Venous ultrasound is used to diagnose vascular conditions in the legs. This procedure can effectively detect blood clots in the legs that may cause dangerous conditions such as deep vein thrombosis or pulmonary embolism. While many diseased leg veins are visible on the skin in the form of varicose or spider veins, some patients may experience significant venous reflux, or back flow, that can only be detected through ultrasound imaging. A venous ultrasound shows a thorough, detailed image of the veins, along with the direction of blood flow, to help accurately diagnose vascular conditions.
Reasons for Using Venous Ultrasound
This procedure can identify narrowed or blocked arteries or veins or faulty valves. Venous ultrasound is an essential part of successful vein treatment. Most often it is performed on patients with leg swelling, varicose or spider veins, or patients with symptoms of peripheral artery disease or venous insufficiency. Symptoms of these conditions may include:
- Pain, cramping, numbness, itching
- Pain made worse by standing
- Pain improved by elevating the leg
- Discoloration or hardening of the skin on the leg
- Ulceration of the leg
The ultrasound procedure is an alternative to venography or arteriography. In addition to assisting in the diagnosis of ongoing vascular conditions, venous ultrasound may also be utilized to diagnose the extent of vascular injuries and to evaluate vascular repair. The process may also be used to pinpoint a location for needle or catheter placement.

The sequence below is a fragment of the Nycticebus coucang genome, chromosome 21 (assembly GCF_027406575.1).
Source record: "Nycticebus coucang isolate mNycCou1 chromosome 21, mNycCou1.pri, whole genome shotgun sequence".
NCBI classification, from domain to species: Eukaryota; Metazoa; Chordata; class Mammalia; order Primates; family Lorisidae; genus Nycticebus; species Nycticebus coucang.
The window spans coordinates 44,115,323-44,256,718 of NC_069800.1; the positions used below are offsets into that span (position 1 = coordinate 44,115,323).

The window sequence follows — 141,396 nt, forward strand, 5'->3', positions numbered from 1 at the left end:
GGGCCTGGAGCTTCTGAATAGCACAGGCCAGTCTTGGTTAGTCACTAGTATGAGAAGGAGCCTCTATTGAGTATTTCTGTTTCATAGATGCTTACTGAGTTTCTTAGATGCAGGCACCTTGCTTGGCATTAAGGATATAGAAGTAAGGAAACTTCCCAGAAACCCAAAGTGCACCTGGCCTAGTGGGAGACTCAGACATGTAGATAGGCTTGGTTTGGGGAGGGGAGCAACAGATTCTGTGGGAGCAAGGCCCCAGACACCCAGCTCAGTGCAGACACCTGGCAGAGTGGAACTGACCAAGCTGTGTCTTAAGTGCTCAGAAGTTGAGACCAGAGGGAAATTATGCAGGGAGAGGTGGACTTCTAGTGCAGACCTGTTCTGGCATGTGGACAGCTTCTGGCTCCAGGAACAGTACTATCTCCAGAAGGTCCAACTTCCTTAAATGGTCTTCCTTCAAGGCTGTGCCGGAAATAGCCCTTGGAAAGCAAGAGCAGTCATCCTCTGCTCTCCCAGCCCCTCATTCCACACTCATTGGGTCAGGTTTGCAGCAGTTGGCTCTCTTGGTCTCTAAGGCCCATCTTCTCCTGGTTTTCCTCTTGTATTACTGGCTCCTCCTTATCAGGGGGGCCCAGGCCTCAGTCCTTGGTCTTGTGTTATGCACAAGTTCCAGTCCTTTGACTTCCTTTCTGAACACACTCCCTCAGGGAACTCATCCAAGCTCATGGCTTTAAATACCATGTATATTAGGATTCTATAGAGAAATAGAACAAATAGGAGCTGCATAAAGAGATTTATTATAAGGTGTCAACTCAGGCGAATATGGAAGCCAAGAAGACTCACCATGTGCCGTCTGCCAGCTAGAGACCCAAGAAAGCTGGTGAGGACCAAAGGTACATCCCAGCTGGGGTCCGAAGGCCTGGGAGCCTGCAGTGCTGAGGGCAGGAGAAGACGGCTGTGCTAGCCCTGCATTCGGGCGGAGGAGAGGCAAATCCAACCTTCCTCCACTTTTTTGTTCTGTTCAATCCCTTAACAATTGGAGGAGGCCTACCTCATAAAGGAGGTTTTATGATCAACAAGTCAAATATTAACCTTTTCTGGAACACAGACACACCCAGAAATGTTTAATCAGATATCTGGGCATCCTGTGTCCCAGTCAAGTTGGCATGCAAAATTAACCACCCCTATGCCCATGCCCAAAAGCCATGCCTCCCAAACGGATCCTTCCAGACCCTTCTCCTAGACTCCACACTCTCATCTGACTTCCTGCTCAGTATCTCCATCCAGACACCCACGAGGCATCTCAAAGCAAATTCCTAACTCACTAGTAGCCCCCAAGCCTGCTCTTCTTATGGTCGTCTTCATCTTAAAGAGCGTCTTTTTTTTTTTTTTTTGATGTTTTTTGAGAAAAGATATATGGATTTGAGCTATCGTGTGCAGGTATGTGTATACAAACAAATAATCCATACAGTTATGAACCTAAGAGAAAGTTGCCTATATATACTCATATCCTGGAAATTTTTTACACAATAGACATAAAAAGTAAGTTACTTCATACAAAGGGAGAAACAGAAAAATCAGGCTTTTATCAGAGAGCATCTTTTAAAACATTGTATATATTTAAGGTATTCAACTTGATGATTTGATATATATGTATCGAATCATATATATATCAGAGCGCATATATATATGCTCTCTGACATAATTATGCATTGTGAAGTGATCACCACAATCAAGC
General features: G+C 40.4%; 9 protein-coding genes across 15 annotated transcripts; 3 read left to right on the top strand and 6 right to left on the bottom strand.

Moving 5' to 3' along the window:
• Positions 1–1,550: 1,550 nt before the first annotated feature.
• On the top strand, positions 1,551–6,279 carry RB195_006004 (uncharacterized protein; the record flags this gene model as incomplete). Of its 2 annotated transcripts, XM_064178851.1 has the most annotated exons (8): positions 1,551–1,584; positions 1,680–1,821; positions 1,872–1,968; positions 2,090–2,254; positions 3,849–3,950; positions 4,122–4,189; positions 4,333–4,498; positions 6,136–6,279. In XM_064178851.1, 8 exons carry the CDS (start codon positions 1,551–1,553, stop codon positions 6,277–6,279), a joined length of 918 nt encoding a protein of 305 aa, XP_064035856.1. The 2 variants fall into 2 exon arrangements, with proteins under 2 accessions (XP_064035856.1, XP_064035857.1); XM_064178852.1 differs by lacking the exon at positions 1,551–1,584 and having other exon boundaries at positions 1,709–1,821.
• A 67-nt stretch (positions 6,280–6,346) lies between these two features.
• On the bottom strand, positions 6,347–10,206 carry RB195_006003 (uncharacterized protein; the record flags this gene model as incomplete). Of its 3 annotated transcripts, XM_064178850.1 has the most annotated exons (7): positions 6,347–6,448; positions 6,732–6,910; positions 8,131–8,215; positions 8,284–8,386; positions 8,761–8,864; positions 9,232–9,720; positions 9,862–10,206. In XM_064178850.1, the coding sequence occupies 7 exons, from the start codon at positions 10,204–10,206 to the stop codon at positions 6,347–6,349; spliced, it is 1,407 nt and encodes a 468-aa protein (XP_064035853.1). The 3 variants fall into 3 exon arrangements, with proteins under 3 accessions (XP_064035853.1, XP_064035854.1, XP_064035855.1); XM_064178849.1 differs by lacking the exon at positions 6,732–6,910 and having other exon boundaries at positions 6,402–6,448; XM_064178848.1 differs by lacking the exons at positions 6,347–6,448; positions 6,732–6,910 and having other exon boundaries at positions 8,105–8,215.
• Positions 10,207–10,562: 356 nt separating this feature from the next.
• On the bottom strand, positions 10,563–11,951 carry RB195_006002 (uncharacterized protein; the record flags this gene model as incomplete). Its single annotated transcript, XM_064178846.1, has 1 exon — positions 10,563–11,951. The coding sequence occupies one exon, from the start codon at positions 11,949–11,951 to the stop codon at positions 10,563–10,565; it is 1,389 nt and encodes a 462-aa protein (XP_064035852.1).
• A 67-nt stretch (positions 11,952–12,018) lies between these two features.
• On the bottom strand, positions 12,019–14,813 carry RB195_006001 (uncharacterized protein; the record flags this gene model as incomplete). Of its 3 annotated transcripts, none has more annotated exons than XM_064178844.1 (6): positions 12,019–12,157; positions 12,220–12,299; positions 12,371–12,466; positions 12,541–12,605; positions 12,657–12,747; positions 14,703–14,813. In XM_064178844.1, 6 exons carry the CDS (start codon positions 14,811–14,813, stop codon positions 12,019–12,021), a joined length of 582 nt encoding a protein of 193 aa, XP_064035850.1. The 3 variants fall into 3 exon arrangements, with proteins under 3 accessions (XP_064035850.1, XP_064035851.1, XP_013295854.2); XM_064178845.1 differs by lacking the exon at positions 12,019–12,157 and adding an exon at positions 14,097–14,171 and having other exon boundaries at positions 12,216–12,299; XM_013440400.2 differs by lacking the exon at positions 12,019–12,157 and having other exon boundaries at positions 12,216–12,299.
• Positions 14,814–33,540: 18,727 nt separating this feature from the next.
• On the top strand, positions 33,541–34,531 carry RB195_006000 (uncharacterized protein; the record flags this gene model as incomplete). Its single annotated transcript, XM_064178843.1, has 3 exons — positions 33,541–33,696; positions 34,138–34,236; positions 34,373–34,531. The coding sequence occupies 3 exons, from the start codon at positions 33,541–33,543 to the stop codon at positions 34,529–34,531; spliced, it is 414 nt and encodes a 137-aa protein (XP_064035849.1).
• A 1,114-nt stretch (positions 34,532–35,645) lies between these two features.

Venous Ultrasound Procedure
The venous ultrasound procedure is a straightforward, noninvasive one, usually performed in a vascular laboratory or in the ultrasound or radiology department of a hospital. During the procedure, a clear gel is applied to the targeted area of the legs and a transducer is moved across the site. The transducer sends out high frequency sound waves which produce an image on a screen of the blood vessels in question, showing any blockage, clot, narrowing, occlusion or spasm of the blood vessel being viewed.
Conditions which may be diagnosed through the use of venous ultrasound include:
- Arteriosclerosis of the extremities
- Deep vein thrombosis
- Peripheral artery disease
- Vascular tumors of the arms or legs.
During a venous ultrasound, blood pressure cuffs may be applied at various points on the body, including the ankle, calf, thigh, and at various spots along the arm. This allows the doctor to compare blood pressure at various sites. In some cases, a Doppler ultrasound is used. This type of ultrasound measures the speed and direction of blood flow.
The patient experiences no pain during a venous ultrasound so there is no anesthesia or recovery required. Another advantage of this diagnostic test is that the image on the computer screen appears immediately so it can be reviewed by the doctor and patient at the time of the procedure.
There are no risks associated with the ultrasound procedure. There is no exposure to radiation. Depending on the results of the venous ultrasound, the doctor will be able to personalize an appropriate treatment.